5. Offer bonuses or stories that solve for any potential common objections.
  6. Example: “Sally one of the biggest concerns my clients have is making the investment into coaching. A lot of the investment is more about the client. The investment helps you show up in a different way. It up levels your commitment. If you’re wondering why your competitor next door is doing so well, it’s likely that they have hired a coach to keep them on track and share fresh ideas and new perspectives. In the end, the investment is small when it helps you stay ahead of your competitors and it saves you time.”
  7. Listen carefully and relay back to your customer what you are hearing in their words.
  8. Example: “Sally, I am hearing that you are frustrated with business development and that you are tired of attracting the wrong customers. Did I get that right?”
  9. Ask them if they would like to hear about your product or service after doing steps 1–4 and building constant rapport.
  10. Example: “Sally, I feel confident I can help you with your problem and I think we would work very well together. Would you like to hear more about my coaching packages?”

Finally, what are your thoughts about ‘Follow up’? Many businesses get leads who might be interested but things never seem too close. What are some good tips for a business leader to successfully follow up and bring things to a conclusion, without appearing overly pushy or overeager?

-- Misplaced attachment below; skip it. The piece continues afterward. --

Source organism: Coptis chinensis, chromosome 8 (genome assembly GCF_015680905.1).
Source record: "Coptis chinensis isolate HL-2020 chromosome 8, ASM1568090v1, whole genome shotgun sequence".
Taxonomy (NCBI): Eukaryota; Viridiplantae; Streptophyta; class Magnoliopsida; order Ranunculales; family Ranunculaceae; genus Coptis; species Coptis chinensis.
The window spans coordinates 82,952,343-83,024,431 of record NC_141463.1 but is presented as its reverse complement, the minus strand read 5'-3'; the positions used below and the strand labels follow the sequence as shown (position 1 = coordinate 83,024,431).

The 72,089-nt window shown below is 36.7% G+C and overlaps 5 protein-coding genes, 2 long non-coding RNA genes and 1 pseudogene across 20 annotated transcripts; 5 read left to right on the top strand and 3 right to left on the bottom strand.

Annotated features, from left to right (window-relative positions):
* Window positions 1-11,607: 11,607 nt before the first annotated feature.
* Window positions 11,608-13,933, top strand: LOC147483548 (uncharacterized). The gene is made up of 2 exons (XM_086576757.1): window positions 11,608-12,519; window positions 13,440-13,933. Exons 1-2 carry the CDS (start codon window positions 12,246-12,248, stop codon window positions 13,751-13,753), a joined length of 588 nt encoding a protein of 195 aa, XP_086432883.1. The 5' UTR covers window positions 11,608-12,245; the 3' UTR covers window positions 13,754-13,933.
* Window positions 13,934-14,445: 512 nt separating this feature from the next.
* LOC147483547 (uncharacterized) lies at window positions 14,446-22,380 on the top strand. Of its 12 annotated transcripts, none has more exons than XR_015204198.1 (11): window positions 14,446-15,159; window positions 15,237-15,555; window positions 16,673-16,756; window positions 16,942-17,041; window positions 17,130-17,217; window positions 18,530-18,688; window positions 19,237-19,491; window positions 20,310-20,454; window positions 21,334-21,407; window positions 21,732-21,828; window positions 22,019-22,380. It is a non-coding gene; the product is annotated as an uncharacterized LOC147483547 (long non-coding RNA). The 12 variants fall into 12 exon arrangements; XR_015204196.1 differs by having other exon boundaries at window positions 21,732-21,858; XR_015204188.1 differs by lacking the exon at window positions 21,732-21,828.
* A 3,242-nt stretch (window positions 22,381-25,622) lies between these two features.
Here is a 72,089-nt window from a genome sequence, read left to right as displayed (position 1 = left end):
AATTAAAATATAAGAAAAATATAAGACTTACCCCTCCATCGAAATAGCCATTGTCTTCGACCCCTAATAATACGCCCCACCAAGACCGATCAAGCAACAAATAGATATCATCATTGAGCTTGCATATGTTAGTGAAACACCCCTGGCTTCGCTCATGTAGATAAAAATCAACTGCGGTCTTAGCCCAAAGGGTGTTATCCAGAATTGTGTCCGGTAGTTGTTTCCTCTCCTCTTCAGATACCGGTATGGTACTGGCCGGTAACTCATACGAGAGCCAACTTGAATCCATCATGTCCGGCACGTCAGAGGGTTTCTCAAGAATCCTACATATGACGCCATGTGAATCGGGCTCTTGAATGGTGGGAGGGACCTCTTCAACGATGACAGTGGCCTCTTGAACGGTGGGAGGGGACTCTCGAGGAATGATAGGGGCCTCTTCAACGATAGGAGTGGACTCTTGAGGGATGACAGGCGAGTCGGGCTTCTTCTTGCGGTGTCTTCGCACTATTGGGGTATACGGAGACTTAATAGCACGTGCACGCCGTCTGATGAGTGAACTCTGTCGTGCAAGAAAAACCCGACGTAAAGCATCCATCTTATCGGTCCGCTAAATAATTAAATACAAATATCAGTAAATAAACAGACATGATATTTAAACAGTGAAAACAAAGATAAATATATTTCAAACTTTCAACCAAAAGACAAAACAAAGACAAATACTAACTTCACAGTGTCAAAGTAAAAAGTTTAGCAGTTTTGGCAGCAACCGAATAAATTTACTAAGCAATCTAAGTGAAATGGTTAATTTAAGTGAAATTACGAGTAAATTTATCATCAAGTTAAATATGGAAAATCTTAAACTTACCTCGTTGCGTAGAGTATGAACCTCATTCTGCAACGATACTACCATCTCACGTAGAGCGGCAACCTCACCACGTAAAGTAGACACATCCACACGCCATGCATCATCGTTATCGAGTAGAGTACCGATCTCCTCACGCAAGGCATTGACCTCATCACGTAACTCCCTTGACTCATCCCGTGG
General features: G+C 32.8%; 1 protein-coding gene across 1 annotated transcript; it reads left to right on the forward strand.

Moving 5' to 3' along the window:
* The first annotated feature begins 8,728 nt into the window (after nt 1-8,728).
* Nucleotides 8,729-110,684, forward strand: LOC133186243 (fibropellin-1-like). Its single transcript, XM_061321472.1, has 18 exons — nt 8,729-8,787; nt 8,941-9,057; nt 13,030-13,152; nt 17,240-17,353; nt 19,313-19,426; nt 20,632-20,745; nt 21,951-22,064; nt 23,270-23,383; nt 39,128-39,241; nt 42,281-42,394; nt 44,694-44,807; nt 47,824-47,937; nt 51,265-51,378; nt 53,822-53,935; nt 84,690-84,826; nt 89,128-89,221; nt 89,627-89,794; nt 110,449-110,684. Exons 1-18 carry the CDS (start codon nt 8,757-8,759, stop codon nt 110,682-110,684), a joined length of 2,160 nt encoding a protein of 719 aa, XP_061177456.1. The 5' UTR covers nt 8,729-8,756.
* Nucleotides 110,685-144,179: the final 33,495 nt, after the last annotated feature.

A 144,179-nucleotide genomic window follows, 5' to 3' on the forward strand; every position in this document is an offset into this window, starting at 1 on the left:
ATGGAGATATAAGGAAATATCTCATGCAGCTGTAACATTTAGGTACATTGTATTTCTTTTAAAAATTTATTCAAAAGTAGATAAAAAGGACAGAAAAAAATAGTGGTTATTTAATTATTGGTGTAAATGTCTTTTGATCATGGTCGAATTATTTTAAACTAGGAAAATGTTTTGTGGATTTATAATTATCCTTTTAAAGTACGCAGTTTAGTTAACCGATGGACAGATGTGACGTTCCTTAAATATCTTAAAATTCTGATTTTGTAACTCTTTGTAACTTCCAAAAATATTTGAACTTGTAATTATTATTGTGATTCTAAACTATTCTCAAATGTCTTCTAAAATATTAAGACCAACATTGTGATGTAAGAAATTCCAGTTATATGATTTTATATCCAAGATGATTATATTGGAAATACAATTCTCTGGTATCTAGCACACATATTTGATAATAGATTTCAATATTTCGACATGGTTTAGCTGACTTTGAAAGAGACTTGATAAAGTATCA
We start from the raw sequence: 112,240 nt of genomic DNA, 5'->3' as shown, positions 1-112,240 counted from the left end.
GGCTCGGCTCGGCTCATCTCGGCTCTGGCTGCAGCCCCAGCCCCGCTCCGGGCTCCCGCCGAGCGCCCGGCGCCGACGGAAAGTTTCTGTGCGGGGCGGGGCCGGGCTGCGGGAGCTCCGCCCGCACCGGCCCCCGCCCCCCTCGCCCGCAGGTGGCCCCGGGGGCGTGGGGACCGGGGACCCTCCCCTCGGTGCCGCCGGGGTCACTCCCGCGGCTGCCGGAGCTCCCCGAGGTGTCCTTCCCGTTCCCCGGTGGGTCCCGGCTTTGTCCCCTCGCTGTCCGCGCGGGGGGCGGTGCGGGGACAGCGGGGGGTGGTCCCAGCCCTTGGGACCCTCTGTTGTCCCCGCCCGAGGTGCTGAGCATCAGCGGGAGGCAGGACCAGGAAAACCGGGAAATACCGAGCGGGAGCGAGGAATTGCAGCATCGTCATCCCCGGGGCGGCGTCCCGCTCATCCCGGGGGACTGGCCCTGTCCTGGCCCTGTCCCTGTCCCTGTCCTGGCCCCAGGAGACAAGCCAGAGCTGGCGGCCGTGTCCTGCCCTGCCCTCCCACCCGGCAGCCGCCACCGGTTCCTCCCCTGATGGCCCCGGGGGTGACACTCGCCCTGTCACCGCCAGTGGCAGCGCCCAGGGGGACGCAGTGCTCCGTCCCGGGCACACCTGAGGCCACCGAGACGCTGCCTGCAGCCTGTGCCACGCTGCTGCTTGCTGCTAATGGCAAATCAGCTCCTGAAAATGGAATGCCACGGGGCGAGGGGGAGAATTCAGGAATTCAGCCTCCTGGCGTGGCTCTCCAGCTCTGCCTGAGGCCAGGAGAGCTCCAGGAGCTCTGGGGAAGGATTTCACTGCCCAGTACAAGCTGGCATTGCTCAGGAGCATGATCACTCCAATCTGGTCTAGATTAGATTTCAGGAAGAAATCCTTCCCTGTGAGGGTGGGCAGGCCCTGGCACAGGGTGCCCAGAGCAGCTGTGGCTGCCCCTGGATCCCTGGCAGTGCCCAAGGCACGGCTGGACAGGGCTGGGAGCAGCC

Make sure you add your potential clients or leads into your CRM (customer relationship management system). I like to keep in touch with them every 2–4 weeks. I send personal “checking in” emails. Sometimes I share a free webinar or resource I have that could help them.

It’s important to keep the relationship going. Make sure the follow up is engaging and personal. The more you get a response, the better you are doing. Engagement is key.

Think long-term. Sometimes it’s not the right time for a potential client to work with you. Sometimes it just takes that long to build the right amount of trust before they buy from you. I have had customers where the pipeline was as long as 18 months. It happens, so keep at it. Keep your pipeline relationships healthy and engaged.

As you know there are so many modes of communication today. For example, In-person, phone calls, video calls, emails, and text messages. In your opinion, which of these communication methods should be avoided when attempting to close a sale or follow up? Which are the best ones? Can you explain or give a story?